The participants who do eventually leave the dating pod round engaged (because not everyone is lucky in love – even on Netflix) are then sent on a whirlwind group holiday to deepen their bond as a couple before facing the harsh reality of the outside world.
It's almost too easy to dismiss the whole setup as a bit extreme. Panic washes over you while watching these wide-eyed contestants confess their deep desire to fast-track their route to the wedding march after years of upset, hardships and unsuccessful relationships. There's an urgency to their longing for a partner that'll make single viewers question why they haven't taken the relationship rat race as seriously as these people.
The persistent gamification of love is depressing and concerning on all counts. It's like we're trapped in a frantic game of snap, mismatching cards – or rather, people – in our hysteria, desperate to find a couple as quickly as possible because the only way out is as a pair.

The urgency to their longing will make single viewers question why they haven't taken the relationship rat race as seriously as these people.

It's this type of cynicism that makes the Love Is Blind participants' confessions of intense feelings after a mere couple of days spent chatting without the power of body language or facial expressions to guide them seem forced. Especially when we've been out here in the real world, swiping for our lives on Hinge, Tinder and the like. But on the other side of the screen, they insist meaningful connections are being made. "People are falling in love through a wall," Jessica, another participant, remarks in amazement. It's the sincerity of these relatively normal (though markedly attractive – this is still television, remember) people catching feelings for someone they didn't expect to fall for that makes you trust in their emotions.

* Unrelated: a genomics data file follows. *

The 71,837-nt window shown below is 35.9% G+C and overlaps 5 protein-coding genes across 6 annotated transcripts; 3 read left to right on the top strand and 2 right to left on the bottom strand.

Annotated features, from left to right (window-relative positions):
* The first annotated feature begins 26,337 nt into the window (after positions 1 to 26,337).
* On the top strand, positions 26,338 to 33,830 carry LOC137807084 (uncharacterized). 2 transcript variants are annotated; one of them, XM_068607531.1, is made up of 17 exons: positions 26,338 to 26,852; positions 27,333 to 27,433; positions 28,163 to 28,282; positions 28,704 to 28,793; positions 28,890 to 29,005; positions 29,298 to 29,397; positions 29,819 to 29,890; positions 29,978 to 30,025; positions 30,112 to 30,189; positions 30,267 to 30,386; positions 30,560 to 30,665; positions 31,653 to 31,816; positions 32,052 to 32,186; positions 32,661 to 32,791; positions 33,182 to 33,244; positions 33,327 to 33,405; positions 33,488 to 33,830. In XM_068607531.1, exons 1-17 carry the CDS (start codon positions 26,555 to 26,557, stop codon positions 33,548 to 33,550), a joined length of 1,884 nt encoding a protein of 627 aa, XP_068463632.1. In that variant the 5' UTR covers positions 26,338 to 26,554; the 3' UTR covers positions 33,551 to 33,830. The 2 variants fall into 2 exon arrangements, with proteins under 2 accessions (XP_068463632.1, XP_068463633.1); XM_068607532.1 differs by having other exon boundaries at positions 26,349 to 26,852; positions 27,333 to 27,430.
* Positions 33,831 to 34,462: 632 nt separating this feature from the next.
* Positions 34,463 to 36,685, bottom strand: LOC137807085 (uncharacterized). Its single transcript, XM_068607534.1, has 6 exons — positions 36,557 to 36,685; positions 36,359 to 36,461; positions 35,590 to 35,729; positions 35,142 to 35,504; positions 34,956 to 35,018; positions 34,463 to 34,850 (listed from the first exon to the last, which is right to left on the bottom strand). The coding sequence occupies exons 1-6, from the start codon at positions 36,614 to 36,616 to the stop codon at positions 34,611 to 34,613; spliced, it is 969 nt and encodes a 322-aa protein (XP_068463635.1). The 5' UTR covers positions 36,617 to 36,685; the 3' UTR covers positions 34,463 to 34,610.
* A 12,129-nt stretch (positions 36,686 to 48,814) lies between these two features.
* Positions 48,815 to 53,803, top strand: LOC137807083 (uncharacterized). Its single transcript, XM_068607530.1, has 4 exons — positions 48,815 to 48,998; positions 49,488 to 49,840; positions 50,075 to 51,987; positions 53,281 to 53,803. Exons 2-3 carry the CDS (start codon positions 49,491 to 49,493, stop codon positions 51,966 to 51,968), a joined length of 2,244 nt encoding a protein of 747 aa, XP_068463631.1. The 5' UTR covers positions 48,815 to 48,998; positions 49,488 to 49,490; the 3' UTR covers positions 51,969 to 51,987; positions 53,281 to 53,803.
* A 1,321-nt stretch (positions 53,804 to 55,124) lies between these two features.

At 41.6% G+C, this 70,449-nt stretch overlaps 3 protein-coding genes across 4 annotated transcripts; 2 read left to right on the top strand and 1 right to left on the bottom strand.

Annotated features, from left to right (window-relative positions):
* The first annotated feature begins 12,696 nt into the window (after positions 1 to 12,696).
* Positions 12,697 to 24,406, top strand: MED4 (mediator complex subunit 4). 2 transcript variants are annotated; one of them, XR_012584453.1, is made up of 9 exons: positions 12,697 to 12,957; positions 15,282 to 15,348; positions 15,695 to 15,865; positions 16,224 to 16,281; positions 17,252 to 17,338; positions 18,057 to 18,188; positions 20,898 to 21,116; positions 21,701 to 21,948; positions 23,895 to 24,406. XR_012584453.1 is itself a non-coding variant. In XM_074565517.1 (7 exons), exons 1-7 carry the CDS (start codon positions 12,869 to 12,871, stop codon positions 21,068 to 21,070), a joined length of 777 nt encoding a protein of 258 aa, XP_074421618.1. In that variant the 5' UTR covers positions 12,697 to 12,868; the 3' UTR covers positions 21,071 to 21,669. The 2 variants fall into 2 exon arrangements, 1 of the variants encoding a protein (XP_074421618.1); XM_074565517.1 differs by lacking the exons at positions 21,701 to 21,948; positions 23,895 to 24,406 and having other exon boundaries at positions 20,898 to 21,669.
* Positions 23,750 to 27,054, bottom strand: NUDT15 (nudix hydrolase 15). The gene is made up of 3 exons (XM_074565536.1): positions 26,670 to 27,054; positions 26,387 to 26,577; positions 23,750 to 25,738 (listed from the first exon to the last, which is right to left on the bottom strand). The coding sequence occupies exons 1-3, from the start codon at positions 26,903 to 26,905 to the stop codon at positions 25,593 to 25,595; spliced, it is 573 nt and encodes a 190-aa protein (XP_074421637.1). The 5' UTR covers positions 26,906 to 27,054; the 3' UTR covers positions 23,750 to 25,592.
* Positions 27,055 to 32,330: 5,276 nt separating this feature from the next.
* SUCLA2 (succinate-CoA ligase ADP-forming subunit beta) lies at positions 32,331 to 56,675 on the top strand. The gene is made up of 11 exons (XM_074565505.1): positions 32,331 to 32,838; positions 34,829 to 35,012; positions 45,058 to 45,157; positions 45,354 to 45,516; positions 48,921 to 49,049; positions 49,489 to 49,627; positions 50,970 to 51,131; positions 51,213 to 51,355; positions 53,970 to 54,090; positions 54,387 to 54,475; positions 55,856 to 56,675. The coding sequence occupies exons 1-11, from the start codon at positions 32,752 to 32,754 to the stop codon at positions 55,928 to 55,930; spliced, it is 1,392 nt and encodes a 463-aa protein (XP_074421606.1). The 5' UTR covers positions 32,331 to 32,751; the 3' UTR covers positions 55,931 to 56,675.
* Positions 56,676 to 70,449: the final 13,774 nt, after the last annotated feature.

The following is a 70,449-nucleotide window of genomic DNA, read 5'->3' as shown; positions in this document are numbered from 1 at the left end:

The real kicker is when, on returning home as a suddenly engaged couple, things like age, class and race come into play. A black woman introduces her family to her first white partner but fears how their new love will impact her ability to vocalise her beliefs. A woman who fell for a guy 10 years her junior claimed love in the dating pods but struggles to get past the age barrier in the real world, where there's no choice but to question what her heart decided in the commotion of having to find someone before it was too late.
Looking in from the outside, the post-honeymoon stage is where the feelings that came across as brash hit sincerity. You can't help but feel sympathetic for the young couples' turmoil and, sadly, it's probably because this is the part of the series that feels most real. Putting your life on hold to enter this frenzied version of Blind Date feels very Black Mirror but reinforces the fact that lots of people feel a very real pressure to find the big L.O.V.E. and lock it down at any cost. Sometimes it works, sometimes it really doesn't. And though the glossy drama of reality TV certainly isn't for everyone, you can't ignore the wild (and yes, at times intimidatingly intense) determination it takes to stick a finger up to tradition and ride the Netflix train all the way to a potential happily ever after.
Love Is Blind is available on Netflix from 13th February